1. 227 through the air, 226 on the ground
When Lamar Jackson is looking to the sideline for a play call, he looks coiled, like he's frustrated that he has to stand in one spot. He rocks back and forth, crouched forward, ready to run somewhere.
The Louisville quarterback's full-speed-at-all-times style reminds you that he's a true freshman. He's not much for finesse in his passing. The ball's going to get to its destination as quickly as it can, whether it should or not. And as we saw at times in 2015, sometimes running means taking sacks.
But in Wednesday's Music City Bowl, we saw ridiculous potential Jackson. He may take too many sacks, and he may need to work on finesse, but with these deficiencies, he still managed to throw for 227 yards and rush for 226 in a 27-21 win over Texas A&M.
Though A&M's quarterback situation is commanding most of the pregame headlines -- Kyle Allen and Kyler Murphy both elected to transfer, leaving junior Jake Hubenak as basically the only option (Hubenak was okay: 28-of-48 passing for 307 yards and two touchdowns, but with an interception and five sacks) -- Louisville's took over. His game hasn't yet grown into his body, and he still managed something (200 passing and rushing yards in a bowl game) that only Johnny Manziel and Vince Young had done.
Louisville began the year with three quarterbacks, none really separating himself. Jackson and sophomores Kyle Bolin and Reggie Bonnafon each took snaps early in the season, and each showed scattershot results. By the end of the season, Jackson was the Cardinals' leading passer and rusher. He wasn't incredible through the air, but your arm only needs to be so good when your legs can run that fast.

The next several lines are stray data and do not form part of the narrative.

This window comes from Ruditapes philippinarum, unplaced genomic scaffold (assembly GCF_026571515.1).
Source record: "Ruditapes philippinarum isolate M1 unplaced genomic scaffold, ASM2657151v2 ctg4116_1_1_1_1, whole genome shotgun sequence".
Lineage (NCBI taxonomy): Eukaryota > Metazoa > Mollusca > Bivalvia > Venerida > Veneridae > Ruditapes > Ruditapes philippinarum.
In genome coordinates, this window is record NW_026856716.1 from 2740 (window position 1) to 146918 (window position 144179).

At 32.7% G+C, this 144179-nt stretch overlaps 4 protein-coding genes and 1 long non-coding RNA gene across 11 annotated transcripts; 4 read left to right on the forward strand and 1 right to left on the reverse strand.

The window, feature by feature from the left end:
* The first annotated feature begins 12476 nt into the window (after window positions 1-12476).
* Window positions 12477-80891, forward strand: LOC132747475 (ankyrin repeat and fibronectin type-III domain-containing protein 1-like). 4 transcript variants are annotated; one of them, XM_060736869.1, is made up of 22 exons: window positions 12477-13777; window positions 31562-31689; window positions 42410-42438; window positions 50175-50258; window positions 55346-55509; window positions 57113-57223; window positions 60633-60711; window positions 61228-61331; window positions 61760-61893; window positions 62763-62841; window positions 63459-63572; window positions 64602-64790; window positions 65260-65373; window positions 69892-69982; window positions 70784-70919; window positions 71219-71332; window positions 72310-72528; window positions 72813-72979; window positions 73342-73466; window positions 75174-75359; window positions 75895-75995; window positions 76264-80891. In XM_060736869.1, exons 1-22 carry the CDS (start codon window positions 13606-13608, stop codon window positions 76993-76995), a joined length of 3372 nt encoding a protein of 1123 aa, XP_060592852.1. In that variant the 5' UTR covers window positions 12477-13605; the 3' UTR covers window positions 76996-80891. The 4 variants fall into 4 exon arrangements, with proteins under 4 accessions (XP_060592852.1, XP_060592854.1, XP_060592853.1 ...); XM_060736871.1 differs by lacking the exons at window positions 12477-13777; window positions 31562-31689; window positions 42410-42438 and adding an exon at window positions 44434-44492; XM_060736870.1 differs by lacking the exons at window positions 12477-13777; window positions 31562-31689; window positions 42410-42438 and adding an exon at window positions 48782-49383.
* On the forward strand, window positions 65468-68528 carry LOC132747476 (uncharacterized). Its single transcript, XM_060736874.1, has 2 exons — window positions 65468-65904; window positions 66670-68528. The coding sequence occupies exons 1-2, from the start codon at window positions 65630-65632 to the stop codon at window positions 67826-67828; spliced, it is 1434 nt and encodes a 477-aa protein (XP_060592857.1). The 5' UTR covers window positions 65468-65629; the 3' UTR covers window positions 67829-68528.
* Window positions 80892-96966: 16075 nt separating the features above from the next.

The next steps in Jackson's growth as a quarterback are obvious. But so is the potential. Rarely has a running quarterback been able to run like THIS, and even while working through growing pains, he managed remarkable moments.
Michael Vick had three games of at least 100 yards passing and rushing in his collegiate career. Lamar Jackson has five this year.— SB✯Nation CFB (@SBNationCFB) December 31, 2015
2. A 380-yard finale
In his first sustained action, in the 2013 season opener, Dak Prescott completed 7 of 17 passes with an interception against Oklahoma State. Two games later, he threw for 213 yards and rushed for 133 against Auburn. Then, he completed 9 of 20 passes against LSU. Rushed for 139 against Bowling Green. Threw three picks against South Carolina. Rushed for 154 against Texas A&M.
Prescott's promise was as obvious as his inconsistency, and that continued even as Mississippi State was putting together an historic 10-win campaign in 2014. He threw two interceptions each in wins over Auburn and Arkansas and three in a loss to Alabama. He would make two awful decisions per game, and if those mistakes weren't too crippling, he would be good enough to carry you to victory.
The mistakes went from trickle to drip in 2015. Prescott didn't throw his first interception until Oct. 24. In a driving rainstorm against a good Missouri defense, he completed 27 of 40 passes with four touchdowns. He all but put the team on his back in a 51-50 win over Arkansas that featured five touchdown passes and a 190.3 passer rating. His supporting cast wasn't as good as it was in 2014, but Prescott was better.
He did throw his fifth interception of the season in MSU's 51-28 Belk Bowl win over NC State on a sloppy track in Charlotte. But he was otherwise almost perfect. He completed 25 of 42 passes for 380 yards and four touchdowns, and not including one sack, he rushed 11 times for 49 tough yards. He manipulated the chess board with ease, using the threat of his legs to move defenders out of position, then making tough throws everywhere. And he spread the ball around beautifully -- seven players caught at least two passes.